Iowa Hawkeyes

Mark Ironside: Iowa will be '100 percent' ready for wrestling postseason

Ogden column: Former Hawkeye not worried about lack of outside competition

Mark Ironside, walking off the mat after winning the 134-pound NCAA title in Cedar Falls in 1997, wrestled around 35 mat
Mark Ironside, walking off the mat after winning the 134-pound NCAA title in Cedar Falls in 1997, wrestled around 35 matches a year during his Iowa career. He’s not worried about the lack of outside competition for this year’s top-ranked team. (The Gazette)

This space could have been used differently today. Maybe some of you think it should have been filled with different words.

This could have been a story explaining how the top-ranked Iowa wrestling team wrapped up the regular season with a dominating win at Wisconsin, capping an unbeaten season and heading into the Big The Championships on a roll.

But, alas, this is a different story because, as we all know, these are different times.

We remain under the cloud of a global pandemic, something the Hawkeye wrestling team knows all too well. The last three slots on the 2021 schedule are a metaphor for this season — postponed, postponed, canceled.

Iowa was cleared to return to practice last week after “pausing” activities because of positive COVID-19 tests, but not soon enough to host Northwestern on Friday. The Hawks were given the go-ahead to take on the Badgers Sunday, but Wisconsin apparently wasn’t keen on wrestling a team coming off quarantine.

A dual at Penn State also was postponed because of COVID-19. The postponed duals still could get rescheduled, but it would have to be this week. The Big Ten Championships are March 6-7 in State College, Pa.

Time is running out.

Iowa’s regular season very well could be over, meaning the Hawkeyes wrestled a total of five duals. The 10 starters could head to Penn State in two weeks with 5-0 records. Or 4-1. Or 2-0.

Austin DeSanto and Jaydin Eirman are 5-0. Michael Kemmerer is 4-0, Jacob Warner and Tony Cassioppi are 4-1. Kaleb Young and Alex Marinelli 2-0.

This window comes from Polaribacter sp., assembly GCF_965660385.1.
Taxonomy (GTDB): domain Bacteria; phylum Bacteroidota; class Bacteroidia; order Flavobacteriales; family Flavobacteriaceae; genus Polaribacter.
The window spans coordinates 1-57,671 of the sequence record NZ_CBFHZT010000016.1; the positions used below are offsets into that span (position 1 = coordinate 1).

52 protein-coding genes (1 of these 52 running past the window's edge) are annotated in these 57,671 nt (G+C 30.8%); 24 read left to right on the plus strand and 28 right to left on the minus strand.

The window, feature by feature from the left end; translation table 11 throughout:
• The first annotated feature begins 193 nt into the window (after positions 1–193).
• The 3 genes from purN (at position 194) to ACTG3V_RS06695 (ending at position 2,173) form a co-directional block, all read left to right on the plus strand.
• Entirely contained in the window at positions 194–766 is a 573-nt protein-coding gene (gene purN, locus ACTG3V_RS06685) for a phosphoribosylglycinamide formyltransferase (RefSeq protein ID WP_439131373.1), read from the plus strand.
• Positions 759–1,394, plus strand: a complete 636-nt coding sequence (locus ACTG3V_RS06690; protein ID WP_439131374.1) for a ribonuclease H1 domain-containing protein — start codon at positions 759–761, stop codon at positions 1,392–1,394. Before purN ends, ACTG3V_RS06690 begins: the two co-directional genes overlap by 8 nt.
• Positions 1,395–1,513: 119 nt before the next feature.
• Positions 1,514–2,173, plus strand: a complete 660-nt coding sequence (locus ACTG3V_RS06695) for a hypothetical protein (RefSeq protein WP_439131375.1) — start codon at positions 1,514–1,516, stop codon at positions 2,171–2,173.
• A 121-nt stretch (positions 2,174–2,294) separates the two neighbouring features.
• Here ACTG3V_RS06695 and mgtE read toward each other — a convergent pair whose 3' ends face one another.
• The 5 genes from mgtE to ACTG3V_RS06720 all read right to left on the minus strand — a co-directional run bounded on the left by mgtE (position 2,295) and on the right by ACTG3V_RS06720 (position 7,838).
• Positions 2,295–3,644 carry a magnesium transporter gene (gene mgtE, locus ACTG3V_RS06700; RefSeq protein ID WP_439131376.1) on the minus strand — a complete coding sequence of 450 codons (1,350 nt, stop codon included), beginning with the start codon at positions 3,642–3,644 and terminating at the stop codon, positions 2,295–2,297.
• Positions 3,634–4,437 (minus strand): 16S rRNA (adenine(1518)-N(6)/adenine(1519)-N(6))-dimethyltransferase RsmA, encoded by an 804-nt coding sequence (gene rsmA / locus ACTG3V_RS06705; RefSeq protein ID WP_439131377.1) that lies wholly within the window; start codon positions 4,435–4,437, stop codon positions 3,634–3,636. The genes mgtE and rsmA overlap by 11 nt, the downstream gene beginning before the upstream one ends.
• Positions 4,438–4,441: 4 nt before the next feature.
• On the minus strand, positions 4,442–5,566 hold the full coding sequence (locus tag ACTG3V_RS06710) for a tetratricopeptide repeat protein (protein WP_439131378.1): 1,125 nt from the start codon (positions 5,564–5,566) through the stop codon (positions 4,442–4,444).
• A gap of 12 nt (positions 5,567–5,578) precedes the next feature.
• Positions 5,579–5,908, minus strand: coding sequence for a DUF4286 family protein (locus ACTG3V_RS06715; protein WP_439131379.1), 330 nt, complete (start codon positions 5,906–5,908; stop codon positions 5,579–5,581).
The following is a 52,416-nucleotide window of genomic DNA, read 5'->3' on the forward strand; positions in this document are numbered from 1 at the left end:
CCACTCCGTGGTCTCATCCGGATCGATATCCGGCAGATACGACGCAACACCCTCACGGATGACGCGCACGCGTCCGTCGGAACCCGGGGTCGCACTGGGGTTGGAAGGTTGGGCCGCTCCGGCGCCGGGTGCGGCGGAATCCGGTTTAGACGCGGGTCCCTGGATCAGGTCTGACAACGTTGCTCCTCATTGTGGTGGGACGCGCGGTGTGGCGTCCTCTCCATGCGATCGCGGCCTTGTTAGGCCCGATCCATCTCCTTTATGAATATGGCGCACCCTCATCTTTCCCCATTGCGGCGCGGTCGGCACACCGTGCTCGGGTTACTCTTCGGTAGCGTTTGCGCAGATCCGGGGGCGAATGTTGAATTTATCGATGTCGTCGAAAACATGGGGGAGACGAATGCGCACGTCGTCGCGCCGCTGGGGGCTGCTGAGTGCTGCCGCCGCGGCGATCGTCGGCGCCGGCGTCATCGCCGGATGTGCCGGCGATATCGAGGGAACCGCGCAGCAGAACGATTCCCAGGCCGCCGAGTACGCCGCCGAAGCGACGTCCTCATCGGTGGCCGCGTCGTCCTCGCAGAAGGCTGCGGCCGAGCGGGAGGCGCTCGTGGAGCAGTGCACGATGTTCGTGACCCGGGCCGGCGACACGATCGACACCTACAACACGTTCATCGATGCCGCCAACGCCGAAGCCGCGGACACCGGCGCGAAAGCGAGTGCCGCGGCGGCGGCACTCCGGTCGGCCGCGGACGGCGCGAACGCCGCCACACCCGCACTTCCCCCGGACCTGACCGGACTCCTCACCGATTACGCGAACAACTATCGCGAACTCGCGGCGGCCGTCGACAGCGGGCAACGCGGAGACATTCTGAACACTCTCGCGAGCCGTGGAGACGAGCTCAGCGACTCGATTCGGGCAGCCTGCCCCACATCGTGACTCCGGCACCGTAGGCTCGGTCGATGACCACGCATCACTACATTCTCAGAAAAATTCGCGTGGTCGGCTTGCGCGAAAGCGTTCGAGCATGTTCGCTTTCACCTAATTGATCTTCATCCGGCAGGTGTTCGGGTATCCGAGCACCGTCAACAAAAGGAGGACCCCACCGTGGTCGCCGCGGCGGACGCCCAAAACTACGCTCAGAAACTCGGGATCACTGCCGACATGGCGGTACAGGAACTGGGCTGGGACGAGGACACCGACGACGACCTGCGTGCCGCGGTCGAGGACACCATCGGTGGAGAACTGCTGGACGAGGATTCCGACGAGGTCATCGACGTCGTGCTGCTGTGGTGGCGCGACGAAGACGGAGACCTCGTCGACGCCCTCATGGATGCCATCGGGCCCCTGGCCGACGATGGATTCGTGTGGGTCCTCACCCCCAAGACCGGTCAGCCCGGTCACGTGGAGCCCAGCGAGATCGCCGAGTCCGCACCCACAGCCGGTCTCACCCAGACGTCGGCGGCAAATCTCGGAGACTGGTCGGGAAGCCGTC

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Spencer Lee is 4-0 and hasn’t wrestled out of the first period yet. His longest match lasted 2 minutes, 27 seconds.

Is that enough competition before heading into the postseason? Michigan and Penn State — ranked second and third in the country — have about the same amount to matches. Oklahoma State and Iowa State have about double that.

What is the perfect amount of matches to have before the “real” season begins?

“I don’t think there really is a set number,” said Mark Ironside, one of the best wrestlers in Iowa history who remains close to the program. “A lot of it depends on the individual ... there’s not a number you need.”

A four-time All-Amiercan and two-time NCAA champion, Ironside wrestled around 35 matches each of his four years, winning 127 of his 137 career matches. Barry Davis holds the program record with 162 wins (he lost just 10 matches, too) and wrestled 47 during the 1981-82 season.

The number of matches per season — at Iowa, at least — has been dropping for years. The last person to make Iowa’s career list — Doug Schwab at No. 10 with 130 wins — ended his career in 2001.

Ironside said too many matches are a bigger concern.

“I just wanted matches, the more the merrier for me,” he said. “I just love to wrestle.

“That can kind of wear on you and burn you out.”

While the number of matches may not be important, “competition is extremely important,” Ironside said.

“But competition can come in different facets.”

That, he said, is why he’s not concerned with the lack of competition.

“They are getting competition in the room; they are getting great competition in the room,” Ironside said.

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Lee, for instance, is getting better competition in the room than he would in any dual, taking on the likes of DeSanto or Eierman or former Hawkeye Daniels Dennis on a daily basis.

Ironside said he used to face Tom and/or Terry Brands in the room. So when he took the mat in a dual “it was like a vacation or a day off."

“Workout partners are so valuable,” he said.

The key is simulating that competition, making the wrestlers make weight, “compete” an hour after that and hold live matches in the room.

That, he said, is what “good, smart” coaches are doing right now and why Ironside is confident Iowa will be ready to go whenever it steps on the competition mat again.

“I know how they train,” Ironside said. “I know how they prepare. I know their mentality.

“They will be 100 percent ready.”

Comments: (319) 398-8416; jr.ogden@thegazette.com

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